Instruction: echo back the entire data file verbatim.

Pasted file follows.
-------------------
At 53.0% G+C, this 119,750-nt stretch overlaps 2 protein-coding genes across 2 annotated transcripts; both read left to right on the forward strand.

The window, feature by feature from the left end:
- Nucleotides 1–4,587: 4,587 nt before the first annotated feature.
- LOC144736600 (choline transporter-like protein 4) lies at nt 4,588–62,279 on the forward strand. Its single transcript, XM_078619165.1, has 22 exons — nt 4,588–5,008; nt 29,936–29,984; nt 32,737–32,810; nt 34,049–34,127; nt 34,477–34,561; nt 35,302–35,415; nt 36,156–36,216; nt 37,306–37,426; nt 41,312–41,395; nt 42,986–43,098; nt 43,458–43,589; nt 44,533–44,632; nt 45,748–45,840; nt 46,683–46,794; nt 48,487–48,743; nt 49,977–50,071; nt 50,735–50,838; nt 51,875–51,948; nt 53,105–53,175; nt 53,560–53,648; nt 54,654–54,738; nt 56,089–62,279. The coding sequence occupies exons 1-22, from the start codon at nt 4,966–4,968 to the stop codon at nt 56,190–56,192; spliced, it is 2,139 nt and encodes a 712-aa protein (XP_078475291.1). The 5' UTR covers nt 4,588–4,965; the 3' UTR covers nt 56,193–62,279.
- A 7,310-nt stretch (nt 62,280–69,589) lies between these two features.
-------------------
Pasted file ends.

At 53.0% G+C, this 119,750-nt stretch overlaps 2 protein-coding genes across 2 annotated transcripts; both read left to right on the forward strand.

The window, feature by feature from the left end:
- Nucleotides 1–4,587: 4,587 nt before the first annotated feature.
- LOC144736600 (choline transporter-like protein 4) lies at nt 4,588–62,279 on the forward strand. Its single transcript, XM_078619165.1, has 22 exons — nt 4,588–5,008; nt 29,936–29,984; nt 32,737–32,810; nt 34,049–34,127; nt 34,477–34,561; nt 35,302–35,415; nt 36,156–36,216; nt 37,306–37,426; nt 41,312–41,395; nt 42,986–43,098; nt 43,458–43,589; nt 44,533–44,632; nt 45,748–45,840; nt 46,683–46,794; nt 48,487–48,743; nt 49,977–50,071; nt 50,735–50,838; nt 51,875–51,948; nt 53,105–53,175; nt 53,560–53,648; nt 54,654–54,738; nt 56,089–62,279. The coding sequence occupies exons 1-22, from the start codon at nt 4,966–4,968 to the stop codon at nt 56,190–56,192; spliced, it is 2,139 nt and encodes a 712-aa protein (XP_078475291.1). The 5' UTR covers nt 4,588–4,965; the 3' UTR covers nt 56,193–62,279.
- A 7,310-nt stretch (nt 62,280–69,589) lies between these two features.